While there is no dearth of enthusiastic, and even rapturous appreciation of Othello, the fact remains that there is still a school of thought, a minority school, no doubt, which considers the objections of Rymer to be valid, and the adverse criticism of Eliot and Leavis to be justified. On the positive side, we have a host of critics but one name which cannot escape mention is that of Dr. Johnson, not only because of his stature as a critic, but even more so because he largely meets Rymer’s strictures on their own, viz. neo-classical ground. Among the modern favourable critics, the most celebrated is Bradley.
As a tragedy Othello possesses the questionable distinction of having been ruthlessly criticised by one earlier critic, namely, Rymer, and two celebrated modern critics, namely T. S. Eliot and F. R: Leavis.
Rymer’s primary interest was not critical but social and polemical-he wanted to attack and discredit the English stage, and for this purpose singled out some well-known plays in order to subject them to a mercilessly destructive criticism. Rymer has thus a vested interest in his argument : be is not out to explore with an open mind and reach a just and appropriate conclusion. His polemics may become more understandable if we remember that he was a lawyer by profession who took to the study of drama as a hobby. In his discussion of Othello, he gives a scene-by-scene hostile analysis of the play, exultingly bringing out and elaborating every improbability, and leading to the general conclusion that Othello is a veritable compendium of shortcomings, Rymer was not lacking in sharpness of wit and intelligence, but it was his chosen task to rehabilitate the English stage on the lines, of “classical” French drama, and to do so it was of the utmost necessity that Shakespeare” should first be debunked and made to clear the way for neoclassical French playwrights. In a way, Rymer’s attack is an oblique compliment to Othello : he concedes that it was the popular favourite among Shakespeare’s tragedies.
Rymer’s first objection is that the plot of Othello is incredible. And as a neo-classicist, he finds the behaviour of both Iago and Othello to be untrue to life because it is not typical of the soldier class to which they belong. Rymer is also critical of the alleged lack of moral in the play––unless, he sneers, it be that women should be careful about their: linen. Thus Rymer’s first objection is that the play violates the classical doctrine of generality, and he cannot brook the fact that Iago is “a close, dissembing, false, insinuating rascal, instead of an open-hearted, frank, plain-dealing soldier, a character constantly worn by them for some thousands of years in the world.” Rymer finds Othello lacking the loftiness which is requisite in a tragedy. He asserts that there is nothing for the audience to carry home with them from this play for their use and edification.
Some excerpts from A Short View of Tragedy would help to bring in the actual flavour of Rymer’s fare. After reproducing a dialogue between Othello and Iago where the perplexed and near-crazed Moor stalks incoherently of being naked a-bed and not meaning harm, Rymer comments :
At this gross rate of trifling, our General and his Ancient march on most heroically, till the jealous booby has his brains turn’d, and falls in a trance. Would any imagine this to be the language of Venetians, of soldiers and mighty captains ? no Bartholomew droll could subsist upon such trash.
Rymer finds Shakespeare’s handling of the major incidents in the plot to be contrarious. He argues
Iago had some pretence to be discontent with Othello and Cassio : And what passed hitherto was the operation of revenge. Desdemona had never done him harm, always kind to him and to his wife, was his country-woman, a dame of quality : for him to abet . her murder shows nothing of a soldier, nothing of a man, nothing of Nature in it……Iago could desire no better than to set Cassio and Othello, his two enemies, by the ears together, so he might have been revenged on them both at once : And chusing for his own share the murder of Desdemona, he had the opportunity to play booty, and save the poor harmless- wretch. But the poet must do everything by contraries, to surprise the audience still with something horrible and prodigious beyond any human imagination.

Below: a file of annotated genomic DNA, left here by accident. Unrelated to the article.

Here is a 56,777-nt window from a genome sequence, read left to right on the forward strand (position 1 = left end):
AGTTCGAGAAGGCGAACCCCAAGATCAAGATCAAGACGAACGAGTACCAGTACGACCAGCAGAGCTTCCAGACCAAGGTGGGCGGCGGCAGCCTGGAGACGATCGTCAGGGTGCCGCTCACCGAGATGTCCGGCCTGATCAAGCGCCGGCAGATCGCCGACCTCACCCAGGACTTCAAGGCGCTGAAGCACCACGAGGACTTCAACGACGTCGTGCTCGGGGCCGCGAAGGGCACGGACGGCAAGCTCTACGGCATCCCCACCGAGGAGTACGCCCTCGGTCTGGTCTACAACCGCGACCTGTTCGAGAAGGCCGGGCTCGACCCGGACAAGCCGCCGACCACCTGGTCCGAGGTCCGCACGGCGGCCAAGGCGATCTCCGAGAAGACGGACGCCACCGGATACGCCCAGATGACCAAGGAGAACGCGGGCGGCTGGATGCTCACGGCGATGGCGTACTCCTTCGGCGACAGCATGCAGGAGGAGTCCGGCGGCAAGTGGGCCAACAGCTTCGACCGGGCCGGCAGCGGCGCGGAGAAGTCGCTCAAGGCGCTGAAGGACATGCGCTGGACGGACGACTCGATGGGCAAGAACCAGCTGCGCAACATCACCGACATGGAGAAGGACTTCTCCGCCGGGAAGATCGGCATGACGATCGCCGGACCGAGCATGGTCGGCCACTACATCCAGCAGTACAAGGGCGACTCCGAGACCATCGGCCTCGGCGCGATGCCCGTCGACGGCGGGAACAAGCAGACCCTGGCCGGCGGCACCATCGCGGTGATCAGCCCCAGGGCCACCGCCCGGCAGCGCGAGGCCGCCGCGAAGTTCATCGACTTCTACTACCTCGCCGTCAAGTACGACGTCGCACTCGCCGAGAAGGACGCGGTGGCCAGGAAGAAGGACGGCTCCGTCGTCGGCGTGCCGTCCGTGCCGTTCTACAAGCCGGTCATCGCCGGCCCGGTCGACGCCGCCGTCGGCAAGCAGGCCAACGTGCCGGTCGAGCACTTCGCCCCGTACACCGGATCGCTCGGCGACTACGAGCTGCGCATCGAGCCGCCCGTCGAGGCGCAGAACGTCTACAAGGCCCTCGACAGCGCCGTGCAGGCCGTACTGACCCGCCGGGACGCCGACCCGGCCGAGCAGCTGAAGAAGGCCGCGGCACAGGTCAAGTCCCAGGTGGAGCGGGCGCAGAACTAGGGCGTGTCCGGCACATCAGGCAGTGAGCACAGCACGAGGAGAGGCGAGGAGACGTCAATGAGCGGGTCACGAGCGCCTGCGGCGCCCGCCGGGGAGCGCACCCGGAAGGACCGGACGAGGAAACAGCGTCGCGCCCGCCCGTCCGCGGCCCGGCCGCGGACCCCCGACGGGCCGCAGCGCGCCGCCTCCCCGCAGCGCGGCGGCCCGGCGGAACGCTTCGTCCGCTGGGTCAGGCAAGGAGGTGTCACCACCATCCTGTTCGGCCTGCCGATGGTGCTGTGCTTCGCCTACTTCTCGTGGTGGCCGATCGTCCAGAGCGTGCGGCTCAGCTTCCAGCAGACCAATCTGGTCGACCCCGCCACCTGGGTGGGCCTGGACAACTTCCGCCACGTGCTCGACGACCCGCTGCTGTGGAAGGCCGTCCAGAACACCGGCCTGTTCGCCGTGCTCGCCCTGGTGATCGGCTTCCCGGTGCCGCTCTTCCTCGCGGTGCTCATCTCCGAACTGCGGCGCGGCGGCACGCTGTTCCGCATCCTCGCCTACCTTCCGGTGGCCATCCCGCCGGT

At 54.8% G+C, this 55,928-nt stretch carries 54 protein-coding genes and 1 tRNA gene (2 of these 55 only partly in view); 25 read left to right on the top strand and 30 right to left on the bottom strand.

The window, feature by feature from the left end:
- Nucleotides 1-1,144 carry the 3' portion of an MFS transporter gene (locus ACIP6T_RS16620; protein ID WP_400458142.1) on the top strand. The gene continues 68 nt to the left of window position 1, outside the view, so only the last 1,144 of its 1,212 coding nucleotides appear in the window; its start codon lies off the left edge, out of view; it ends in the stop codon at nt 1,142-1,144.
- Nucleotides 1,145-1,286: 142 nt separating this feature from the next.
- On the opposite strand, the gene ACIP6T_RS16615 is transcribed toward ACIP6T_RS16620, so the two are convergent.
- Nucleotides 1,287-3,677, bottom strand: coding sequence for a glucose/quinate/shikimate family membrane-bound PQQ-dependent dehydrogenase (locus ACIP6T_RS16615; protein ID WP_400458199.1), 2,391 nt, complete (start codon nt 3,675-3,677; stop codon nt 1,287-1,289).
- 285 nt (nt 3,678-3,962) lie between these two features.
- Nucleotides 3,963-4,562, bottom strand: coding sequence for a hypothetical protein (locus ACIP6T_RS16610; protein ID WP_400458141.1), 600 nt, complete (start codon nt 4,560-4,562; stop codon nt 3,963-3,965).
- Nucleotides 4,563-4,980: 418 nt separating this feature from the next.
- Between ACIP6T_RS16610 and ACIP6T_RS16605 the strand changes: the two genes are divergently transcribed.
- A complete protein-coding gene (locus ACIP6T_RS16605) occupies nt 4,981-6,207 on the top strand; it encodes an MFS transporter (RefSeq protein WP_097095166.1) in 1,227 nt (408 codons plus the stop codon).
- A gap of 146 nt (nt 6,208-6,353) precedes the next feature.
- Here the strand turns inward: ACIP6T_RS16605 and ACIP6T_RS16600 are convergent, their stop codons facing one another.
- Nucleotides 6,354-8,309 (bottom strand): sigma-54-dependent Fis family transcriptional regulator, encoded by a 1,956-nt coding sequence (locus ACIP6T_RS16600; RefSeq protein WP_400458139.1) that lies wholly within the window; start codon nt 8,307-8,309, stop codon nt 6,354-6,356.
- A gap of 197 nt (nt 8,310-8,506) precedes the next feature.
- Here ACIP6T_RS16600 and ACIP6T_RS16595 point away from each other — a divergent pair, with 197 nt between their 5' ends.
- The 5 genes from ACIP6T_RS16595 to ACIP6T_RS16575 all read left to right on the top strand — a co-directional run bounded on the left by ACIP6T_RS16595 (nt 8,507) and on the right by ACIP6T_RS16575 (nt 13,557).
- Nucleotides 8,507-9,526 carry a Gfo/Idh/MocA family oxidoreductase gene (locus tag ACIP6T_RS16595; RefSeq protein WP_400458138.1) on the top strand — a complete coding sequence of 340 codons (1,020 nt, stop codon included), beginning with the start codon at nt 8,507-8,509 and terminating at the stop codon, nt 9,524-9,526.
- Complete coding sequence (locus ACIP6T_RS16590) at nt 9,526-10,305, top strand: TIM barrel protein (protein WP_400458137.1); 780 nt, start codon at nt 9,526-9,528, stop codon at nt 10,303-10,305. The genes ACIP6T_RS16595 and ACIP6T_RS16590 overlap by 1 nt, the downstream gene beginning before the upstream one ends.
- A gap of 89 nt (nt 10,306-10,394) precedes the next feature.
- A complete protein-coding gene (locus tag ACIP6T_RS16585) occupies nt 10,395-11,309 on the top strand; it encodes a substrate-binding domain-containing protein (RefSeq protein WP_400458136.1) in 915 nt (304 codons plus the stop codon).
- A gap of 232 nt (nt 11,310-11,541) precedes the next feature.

The Incident of the Handkerchief
Rymer not only ridicules Shakespeare’s management of the incident of the handkerchief but has his own view about how the handkerchief should have been employed :
Desdemona dropped her handkerchief, and missed it that very day after her marriage ; it might have been rumpled up with her wedding sheets : and this night that she lay in her wedding sheets, the Fairey Napkin (whilst Othello was stifling her) might have started up to disarm his fury and stop his ungracious mouth. Then might she (in a trance for fear) have lain as dead ; then might he touched with remorse, have honestly cut his own throat, by the good leave and, with the applause of the spectators : who might thereupon have gone home with a quiet mind, admiring the beauty of Providence, fairly and truly represented on the theatre.
Rymer’s verdict on this great tragedy is a very harsh one. He first castigates the author for not providing some obvious moral lesson for the spectators : “What can remain with the audience to carry home with them for this sort of poetry for their use and edification? How can it work, unless (instead of settling the mind and purging our passions) to delude our senses, disorder our thoughts, addle our brain, pervert our affections, hair our imaginations, corrupt our appetite, and fill our head with vanity, confusion, tintamarre, and jingle-jangle, beyond what all the parish-clerks of London with their Old Testament farces and interludes, in Richard the Second’s time, could ever pretend to ? Our only opts for the good of -their souls can be that these people go to the playhouse as they go to Church, to sit ‘still, look on one another, make_ no reflection, nor mind the play more than they would a sermon.” Upon this follows Rymer’s astounding verdict ‘There is in this play some burlesque, some humour and ramble of comical wit, some show and some mimicry to divert the spectators ; but the tragical part is none other than a bloody farce, without salt or saviour.”